Mountain Views News, Combined Edition Saturday, September 5, 2020

MVNews this week:  Page 12



 Mountain Views News Saturday, September 5, 2020 






Susan Henderson


Dean Lee 



Patricia Colonello




John Aveny 



Stuart Tolchin 

Audrey Swanson

Mary Lou Caldwell

Kevin McGuire

Chris Leclerc

Bob Eklund

Howard Hays

Paul Carpenter

Kim Clymer-Kelley

Christopher Nyerges

Peter Dills 

Rich Johnson

Lori Ann Harris

Rev. James Snyder

Katie Hopkins

Deanne Davis

Despina Arouzman

Jeff Brown

Marc Garlett

Keely Toten

Dan Golden

Rebecca Wright

Hail Hamilton

Joan Schmidt

LaQuetta Shamblee

The day before yesterday, it might have 
been Thursday, but I’m never very sure 
anymore. It really doesn’t matter because 
all the days are the same except when 
my wife and I are allowed to spend time 
with our granddaughter. If there was a set 
schedule there would be a point to keeping 
track. We take care of the baby two or three 
times a week. So after getting the baby my 
wife drives up the winding road, goes up 
the hill and there’s a detour sign which she 
ignores based on my foolish advice. 

 We go around the next curve and 
now are able to see our house. Unfortunately, in front of the house 
is not one, but two huge trucks that completely block the road. They 
block our driveway and three-quarters of the street. It is impossible 
to drive around them and my wife realizes that she is going to have to 
turn around. Just then, the giant trash truck pulls up behind us which 
proves it is in fact Thursday. There is no backing up now and there 
is no going forward and now the baby begins to cry. Normally when 
I am in the back seat and the baby starts to cry I am slightly pleased 
because I can demonstrate to myself that I still have some purpose as 
I am quite skilled at quieting the baby through facial expressions and 
gentle touching and by finding her pacifier. I am so enamored by our 
granddaughter that I sometimes imagine that she cries only to give me 
the opportunity to prove my worth by quieting her and calming her 
down. Of course, it is also true that she is teething and that may be the 
actual reason for her distress. I want to stay in the back seat with her 
but the giant truck behind us is honking and the two trucks in front of 
us are not moving. It is actually over one hundred degrees outside of 
the car—so do you get the picture—we can’t go forward, we can’t go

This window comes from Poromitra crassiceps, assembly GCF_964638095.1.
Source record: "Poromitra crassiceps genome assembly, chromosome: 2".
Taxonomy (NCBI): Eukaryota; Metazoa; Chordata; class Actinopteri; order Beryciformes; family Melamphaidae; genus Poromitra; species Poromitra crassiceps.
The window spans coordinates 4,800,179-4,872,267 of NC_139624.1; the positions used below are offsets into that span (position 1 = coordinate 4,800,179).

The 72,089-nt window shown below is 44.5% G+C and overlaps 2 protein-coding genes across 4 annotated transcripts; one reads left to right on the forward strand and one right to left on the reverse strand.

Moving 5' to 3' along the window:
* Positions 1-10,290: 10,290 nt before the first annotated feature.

backward, and I have to leave the car with the baby crying and my wife 
glaring at me for giving such poor advice. A perfect picture of my life 
as I now often see it—I’m still around but do nothing but make things 
more difficult.

 Eventually, I leave the car, go out into the heat, explain to the 
hard-working sweating men that they are blocking our driveway and 
that it is impossible for us to back up and that there is a crying baby 
in our car. One of the men actually walks back to the car, looks at the 
baby, says something to my wife, nods his head and says something 
to the truck in front of his truck. Soon they both move and we now 
we’re home. I try to get the baby out of the car seat, fumble with the 
straps and my wife comes back and removes the baby. I want to at 
least carry her into the house and up the stairs and place her in her 
high chair. I know I will have trouble adjusting the restraints. At least 
I want to carry the baby up the stairs because I know my wife’s back is 
hurting. Without me telling you, you can probably guess that my wife, 
especially when she’s already angry, doesn’t trust me to carry the baby 
up the stairs and she carries the baby up the stairs which requires me to 
try and hook her into the high chair which I do not do very well.

 I think I am having some problems with self-esteem which 
has never been my long suit. I know as an older person I should have 
acquired some wisdom along the line but that also seems like something 
else I forgot to do. I hope there is still time. What is today, anyway? 

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CENSUS 2020: 



If you’re looking for the biggest difference between Donald Trump’s 
ac-ceptance speeches in 2016 and last week, it helps to channel 
your inner real estate developer. It’s all about location, 
location, location.

In 2016, Trump delivered a darkly tedious and overlong 
speech from the frigidly air-conditioned Quicken Loans Arena 
in Cleveland. At least it had the virtue of being on private 

In 2020, he delivered a darkly tedious and overlong speech from the White House’s 
South Lawn, blasting through the traditional and legal prohibitions against using 
federal property and resources for electioneer-ing.

In 2016, Trump insisted that he alone could solve the nation’s problems, warning 
that “the attacks on our police, and the terrorism in our cities, threaten our very way 
of life. Any politician who does not grasp this dan-ger is not fit to lead our country.”

In Washington last week, Trump complained that Democratic nominee “Joe Biden 
and his supporters remained completely silent about the riot-ers and criminals 
spreading mayhem in Democrat-run cities. They never even mentioned it during 
their entire convention. Never once mentioned.”

Even as Trump blasted what he said was “left-wing anarchy and mayhem in Minneapolis, 
Chicago and other cities,” he also honored police officers – a recurring 
theme of convention week. But he remained utterly silent on the reason those same 
demonstrators were taking to the streets: To pro-test the killings of unarmed Black 
civilians at the hands of law enforce-ment, and the decades of institutionalized racism 
that has resulted in a le-gal system weighted against people of color.

Elsewhere, White House Press Secretary Kayleigh McEnany laughably claimed that 
Trump “stands by Americans with pre-existing conditions.” In fact, Trump and his 
Republican allies are in court fighting to overturn the Affordable Care Act, which 
provides legal protection for 130 million Amer-icans with pre-existing conditions, 
the Guardian also noted.

And if you needed a reminder that the Grand Old Party, which left its con-vention